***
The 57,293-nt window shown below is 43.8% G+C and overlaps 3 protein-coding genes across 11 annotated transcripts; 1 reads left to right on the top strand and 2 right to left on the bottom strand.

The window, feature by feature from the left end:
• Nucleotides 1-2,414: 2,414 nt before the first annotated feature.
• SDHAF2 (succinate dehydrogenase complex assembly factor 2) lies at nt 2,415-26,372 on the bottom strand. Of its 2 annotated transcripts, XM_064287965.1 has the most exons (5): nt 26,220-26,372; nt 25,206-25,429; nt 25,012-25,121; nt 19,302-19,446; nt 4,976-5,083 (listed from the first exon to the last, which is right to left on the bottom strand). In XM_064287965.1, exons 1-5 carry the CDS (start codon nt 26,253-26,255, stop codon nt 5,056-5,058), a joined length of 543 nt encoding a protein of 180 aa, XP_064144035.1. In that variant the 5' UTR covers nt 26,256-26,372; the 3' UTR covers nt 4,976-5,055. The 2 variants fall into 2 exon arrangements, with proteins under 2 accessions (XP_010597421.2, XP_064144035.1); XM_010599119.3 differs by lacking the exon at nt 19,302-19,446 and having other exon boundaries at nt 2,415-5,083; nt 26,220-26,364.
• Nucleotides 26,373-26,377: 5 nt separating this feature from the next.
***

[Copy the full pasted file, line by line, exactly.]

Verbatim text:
The 57,293-nt window shown below is 43.8% G+C and overlaps 3 protein-coding genes across 11 annotated transcripts; 1 reads left to right on the top strand and 2 right to left on the bottom strand.

The window, feature by feature from the left end:
• Nucleotides 1-2,414: 2,414 nt before the first annotated feature.
• SDHAF2 (succinate dehydrogenase complex assembly factor 2) lies at nt 2,415-26,372 on the bottom strand. Of its 2 annotated transcripts, XM_064287965.1 has the most exons (5): nt 26,220-26,372; nt 25,206-25,429; nt 25,012-25,121; nt 19,302-19,446; nt 4,976-5,083 (listed from the first exon to the last, which is right to left on the bottom strand). In XM_064287965.1, exons 1-5 carry the CDS (start codon nt 26,253-26,255, stop codon nt 5,056-5,058), a joined length of 543 nt encoding a protein of 180 aa, XP_064144035.1. In that variant the 5' UTR covers nt 26,256-26,372; the 3' UTR covers nt 4,976-5,055. The 2 variants fall into 2 exon arrangements, with proteins under 2 accessions (XP_010597421.2, XP_064144035.1); XM_010599119.3 differs by lacking the exon at nt 19,302-19,446 and having other exon boundaries at nt 2,415-5,083; nt 26,220-26,364.
• Nucleotides 26,373-26,377: 5 nt separating this feature from the next.